The breaching of temporary open/closed estuaries.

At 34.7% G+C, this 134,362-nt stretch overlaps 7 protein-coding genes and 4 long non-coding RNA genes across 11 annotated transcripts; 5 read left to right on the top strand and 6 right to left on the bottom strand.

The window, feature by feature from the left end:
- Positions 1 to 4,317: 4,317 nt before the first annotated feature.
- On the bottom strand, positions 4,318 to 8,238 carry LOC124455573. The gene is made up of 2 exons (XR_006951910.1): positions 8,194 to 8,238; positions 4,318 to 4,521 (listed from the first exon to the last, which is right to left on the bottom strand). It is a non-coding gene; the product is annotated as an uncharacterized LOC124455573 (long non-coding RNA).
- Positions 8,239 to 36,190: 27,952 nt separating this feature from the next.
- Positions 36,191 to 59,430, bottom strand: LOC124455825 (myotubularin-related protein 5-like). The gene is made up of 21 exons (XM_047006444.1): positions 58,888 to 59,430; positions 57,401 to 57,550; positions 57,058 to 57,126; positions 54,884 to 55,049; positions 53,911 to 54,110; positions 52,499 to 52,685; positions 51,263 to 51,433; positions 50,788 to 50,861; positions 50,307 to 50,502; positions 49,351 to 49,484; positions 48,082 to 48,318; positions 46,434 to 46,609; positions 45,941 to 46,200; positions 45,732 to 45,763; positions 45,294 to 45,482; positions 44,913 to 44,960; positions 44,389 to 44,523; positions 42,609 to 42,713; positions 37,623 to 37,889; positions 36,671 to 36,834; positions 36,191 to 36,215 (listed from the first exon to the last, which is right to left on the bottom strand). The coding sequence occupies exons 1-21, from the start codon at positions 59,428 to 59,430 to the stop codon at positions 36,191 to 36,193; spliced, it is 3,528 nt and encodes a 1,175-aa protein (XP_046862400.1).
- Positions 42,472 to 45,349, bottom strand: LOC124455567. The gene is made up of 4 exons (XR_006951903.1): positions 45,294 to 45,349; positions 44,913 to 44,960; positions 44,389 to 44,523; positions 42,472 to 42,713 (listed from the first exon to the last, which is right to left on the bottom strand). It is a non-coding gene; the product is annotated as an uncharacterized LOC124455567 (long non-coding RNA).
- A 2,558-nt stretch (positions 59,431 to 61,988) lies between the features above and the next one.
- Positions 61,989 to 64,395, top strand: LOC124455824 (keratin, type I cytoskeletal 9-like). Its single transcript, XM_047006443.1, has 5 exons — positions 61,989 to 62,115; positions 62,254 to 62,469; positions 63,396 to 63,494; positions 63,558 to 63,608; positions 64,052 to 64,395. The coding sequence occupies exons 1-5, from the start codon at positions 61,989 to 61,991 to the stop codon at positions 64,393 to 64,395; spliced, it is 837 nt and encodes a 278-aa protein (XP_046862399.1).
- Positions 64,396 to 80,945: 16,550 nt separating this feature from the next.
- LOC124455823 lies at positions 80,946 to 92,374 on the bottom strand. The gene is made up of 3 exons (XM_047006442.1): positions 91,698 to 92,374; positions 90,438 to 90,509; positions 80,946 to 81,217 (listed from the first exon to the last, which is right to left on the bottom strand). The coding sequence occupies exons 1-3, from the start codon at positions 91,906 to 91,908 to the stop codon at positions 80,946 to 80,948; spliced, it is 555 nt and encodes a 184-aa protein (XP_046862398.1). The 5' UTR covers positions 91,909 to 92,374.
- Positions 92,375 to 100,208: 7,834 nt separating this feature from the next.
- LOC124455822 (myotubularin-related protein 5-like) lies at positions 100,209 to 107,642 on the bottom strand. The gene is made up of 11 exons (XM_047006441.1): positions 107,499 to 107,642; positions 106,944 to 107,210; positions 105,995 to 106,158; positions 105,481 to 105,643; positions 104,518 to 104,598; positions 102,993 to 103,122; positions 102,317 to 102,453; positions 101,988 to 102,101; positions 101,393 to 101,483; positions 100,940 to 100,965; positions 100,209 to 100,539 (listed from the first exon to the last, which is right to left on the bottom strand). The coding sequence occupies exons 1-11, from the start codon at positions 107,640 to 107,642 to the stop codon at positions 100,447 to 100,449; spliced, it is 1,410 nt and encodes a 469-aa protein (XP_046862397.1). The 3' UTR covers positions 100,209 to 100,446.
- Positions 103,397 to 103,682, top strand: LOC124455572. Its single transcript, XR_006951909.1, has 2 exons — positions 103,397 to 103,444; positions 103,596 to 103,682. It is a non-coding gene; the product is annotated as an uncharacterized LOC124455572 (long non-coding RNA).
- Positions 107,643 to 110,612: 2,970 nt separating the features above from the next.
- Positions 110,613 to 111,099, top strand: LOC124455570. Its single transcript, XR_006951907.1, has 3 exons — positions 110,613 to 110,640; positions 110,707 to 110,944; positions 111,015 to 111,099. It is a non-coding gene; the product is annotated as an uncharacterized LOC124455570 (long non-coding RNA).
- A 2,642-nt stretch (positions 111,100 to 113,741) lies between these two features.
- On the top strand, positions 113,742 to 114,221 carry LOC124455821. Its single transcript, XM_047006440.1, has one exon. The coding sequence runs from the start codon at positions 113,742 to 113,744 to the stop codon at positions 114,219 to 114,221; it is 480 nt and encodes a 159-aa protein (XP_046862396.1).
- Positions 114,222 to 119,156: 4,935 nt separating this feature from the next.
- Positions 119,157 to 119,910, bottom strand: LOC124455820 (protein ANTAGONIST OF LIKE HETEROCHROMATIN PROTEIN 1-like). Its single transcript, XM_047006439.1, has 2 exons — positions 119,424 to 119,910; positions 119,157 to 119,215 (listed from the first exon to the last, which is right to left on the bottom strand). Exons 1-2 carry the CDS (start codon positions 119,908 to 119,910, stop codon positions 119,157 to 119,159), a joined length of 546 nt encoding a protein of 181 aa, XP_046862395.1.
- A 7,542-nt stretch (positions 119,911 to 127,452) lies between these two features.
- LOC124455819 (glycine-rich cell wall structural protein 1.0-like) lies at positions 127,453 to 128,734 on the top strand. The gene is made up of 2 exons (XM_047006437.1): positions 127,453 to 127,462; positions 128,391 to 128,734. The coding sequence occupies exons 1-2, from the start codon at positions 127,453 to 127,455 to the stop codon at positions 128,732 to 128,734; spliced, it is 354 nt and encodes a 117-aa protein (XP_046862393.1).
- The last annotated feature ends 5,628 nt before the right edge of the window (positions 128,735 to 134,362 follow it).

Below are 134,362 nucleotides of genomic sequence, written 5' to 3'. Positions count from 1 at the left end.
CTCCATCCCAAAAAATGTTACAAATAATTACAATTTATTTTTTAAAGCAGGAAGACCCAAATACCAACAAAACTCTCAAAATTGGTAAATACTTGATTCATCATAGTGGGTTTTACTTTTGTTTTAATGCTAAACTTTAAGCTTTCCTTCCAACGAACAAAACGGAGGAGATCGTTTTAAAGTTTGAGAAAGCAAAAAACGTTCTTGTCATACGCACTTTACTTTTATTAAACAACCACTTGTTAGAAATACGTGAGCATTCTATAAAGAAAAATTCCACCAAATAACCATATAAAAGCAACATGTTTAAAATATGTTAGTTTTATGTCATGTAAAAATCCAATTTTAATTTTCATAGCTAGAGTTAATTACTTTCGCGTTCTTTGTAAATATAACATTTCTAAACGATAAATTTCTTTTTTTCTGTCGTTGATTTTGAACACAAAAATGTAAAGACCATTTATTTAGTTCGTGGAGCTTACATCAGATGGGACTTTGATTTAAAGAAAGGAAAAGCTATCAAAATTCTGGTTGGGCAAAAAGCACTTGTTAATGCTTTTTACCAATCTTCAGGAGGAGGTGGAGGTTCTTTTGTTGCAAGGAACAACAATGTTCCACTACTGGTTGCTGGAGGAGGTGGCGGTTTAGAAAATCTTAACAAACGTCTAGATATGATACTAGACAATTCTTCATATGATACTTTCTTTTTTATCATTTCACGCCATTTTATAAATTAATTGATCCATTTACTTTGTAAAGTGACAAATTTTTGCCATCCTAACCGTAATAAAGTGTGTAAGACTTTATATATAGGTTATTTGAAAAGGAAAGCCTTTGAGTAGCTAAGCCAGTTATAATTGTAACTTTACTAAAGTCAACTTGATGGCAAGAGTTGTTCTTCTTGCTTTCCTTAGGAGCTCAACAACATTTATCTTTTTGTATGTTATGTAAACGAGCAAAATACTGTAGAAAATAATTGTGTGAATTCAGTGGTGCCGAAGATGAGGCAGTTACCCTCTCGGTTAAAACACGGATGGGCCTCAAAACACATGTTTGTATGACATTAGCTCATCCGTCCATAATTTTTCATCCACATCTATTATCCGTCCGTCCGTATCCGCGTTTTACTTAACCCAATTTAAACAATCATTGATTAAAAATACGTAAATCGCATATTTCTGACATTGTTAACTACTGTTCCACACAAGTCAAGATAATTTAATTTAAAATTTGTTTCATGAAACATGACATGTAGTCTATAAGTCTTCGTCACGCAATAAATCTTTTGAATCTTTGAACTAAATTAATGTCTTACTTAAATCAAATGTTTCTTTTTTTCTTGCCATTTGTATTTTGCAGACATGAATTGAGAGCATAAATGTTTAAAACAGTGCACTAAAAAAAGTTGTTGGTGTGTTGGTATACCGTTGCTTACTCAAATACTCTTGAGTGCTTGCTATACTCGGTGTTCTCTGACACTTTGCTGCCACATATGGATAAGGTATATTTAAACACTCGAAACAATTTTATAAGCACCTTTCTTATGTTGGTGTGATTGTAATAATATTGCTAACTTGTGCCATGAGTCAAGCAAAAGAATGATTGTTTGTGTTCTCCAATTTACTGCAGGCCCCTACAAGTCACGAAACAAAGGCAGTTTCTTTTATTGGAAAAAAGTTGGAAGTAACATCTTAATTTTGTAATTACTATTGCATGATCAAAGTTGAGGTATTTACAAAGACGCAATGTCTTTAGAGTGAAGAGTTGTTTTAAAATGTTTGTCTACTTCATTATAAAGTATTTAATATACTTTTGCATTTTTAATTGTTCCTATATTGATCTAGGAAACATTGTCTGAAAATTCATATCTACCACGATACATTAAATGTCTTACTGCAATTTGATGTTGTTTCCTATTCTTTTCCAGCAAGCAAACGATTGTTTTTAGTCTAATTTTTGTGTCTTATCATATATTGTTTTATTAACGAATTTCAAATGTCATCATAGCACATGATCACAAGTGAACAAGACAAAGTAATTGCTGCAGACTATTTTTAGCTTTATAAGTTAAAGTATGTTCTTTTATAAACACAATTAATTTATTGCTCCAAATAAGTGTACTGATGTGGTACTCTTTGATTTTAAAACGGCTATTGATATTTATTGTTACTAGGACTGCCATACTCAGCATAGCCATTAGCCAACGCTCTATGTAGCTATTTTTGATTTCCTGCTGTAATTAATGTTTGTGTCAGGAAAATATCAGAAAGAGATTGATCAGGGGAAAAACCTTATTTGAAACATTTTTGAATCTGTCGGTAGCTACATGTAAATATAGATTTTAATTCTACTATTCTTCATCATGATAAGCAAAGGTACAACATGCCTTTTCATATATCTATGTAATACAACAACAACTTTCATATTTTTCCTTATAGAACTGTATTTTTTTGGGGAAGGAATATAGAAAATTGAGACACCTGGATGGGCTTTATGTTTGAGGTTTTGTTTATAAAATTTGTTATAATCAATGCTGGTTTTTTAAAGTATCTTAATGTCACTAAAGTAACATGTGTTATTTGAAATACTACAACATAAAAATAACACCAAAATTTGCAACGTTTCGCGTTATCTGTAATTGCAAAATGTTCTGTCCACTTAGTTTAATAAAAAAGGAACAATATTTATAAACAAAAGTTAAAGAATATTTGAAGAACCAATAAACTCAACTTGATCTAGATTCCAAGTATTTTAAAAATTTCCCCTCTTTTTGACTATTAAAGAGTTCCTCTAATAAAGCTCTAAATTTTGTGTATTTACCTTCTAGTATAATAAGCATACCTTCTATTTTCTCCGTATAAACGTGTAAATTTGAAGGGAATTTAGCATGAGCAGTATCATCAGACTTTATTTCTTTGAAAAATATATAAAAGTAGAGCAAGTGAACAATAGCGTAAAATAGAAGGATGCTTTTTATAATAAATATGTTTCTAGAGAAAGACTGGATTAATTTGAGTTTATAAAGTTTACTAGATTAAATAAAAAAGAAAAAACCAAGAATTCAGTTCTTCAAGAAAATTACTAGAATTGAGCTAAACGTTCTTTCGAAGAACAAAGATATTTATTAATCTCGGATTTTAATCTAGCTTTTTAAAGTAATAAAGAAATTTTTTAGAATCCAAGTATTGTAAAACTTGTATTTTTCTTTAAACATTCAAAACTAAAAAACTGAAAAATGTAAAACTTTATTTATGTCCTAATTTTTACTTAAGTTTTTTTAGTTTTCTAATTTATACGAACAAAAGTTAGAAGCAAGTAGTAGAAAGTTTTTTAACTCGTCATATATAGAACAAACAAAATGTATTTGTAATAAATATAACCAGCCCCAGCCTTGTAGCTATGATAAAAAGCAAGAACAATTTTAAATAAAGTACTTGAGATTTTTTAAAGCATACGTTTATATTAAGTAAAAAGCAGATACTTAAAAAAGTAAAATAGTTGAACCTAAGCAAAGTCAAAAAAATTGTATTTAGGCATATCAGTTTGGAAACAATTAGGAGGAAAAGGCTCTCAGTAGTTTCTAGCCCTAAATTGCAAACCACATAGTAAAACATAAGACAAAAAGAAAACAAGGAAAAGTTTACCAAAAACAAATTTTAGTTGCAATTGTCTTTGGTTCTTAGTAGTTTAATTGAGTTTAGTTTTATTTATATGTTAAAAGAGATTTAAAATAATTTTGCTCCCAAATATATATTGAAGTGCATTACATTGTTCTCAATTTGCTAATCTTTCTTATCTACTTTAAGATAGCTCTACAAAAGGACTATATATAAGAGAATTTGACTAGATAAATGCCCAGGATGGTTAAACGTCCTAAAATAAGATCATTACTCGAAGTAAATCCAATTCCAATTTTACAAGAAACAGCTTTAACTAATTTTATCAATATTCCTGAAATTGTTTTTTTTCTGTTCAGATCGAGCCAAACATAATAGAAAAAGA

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Intermittent breaching of sand barriers at temporary open estuaries plays a key role in the functioning of these systems. Breaching events lead to large and rapid changes in the physico-chemical environment which in turn triggers major biological responses. The breaching process can cause significant morphological changes as strong breach outflows can scour large quantities of accumulated sediments from an estuary. Simple laboratory experiments are reported that investigate the temporal evolution of the breach and the scaling of the breach characteristics namely the breach width W, volume Vb, formation time Tf and peak outflow Qp. The experiments were specifically designed to investigate the influence of the outflow volume S, the hydraulic head H and the barrier breadth B on the breach characteristics. The breach width W was found to be proportional to S1/3, whilst the breach volume Vb was found to be proportional to HBS1/ 3. The breach formation time Tf was found to be proportional to (g/S1/3)-1/2 (H/S1/3)-3/2 (B/S1/3)1 and the peak outflow Qp was found to be proportional to (gS5/3)1/2 (H/S1/3)3/2 (B/S1/3)-1. These scalings are also shown to be consistent with observed breach characteristics for actual estuaries and earth dam failures where outflow volumes are typically six orders of magnitude larger than for the models.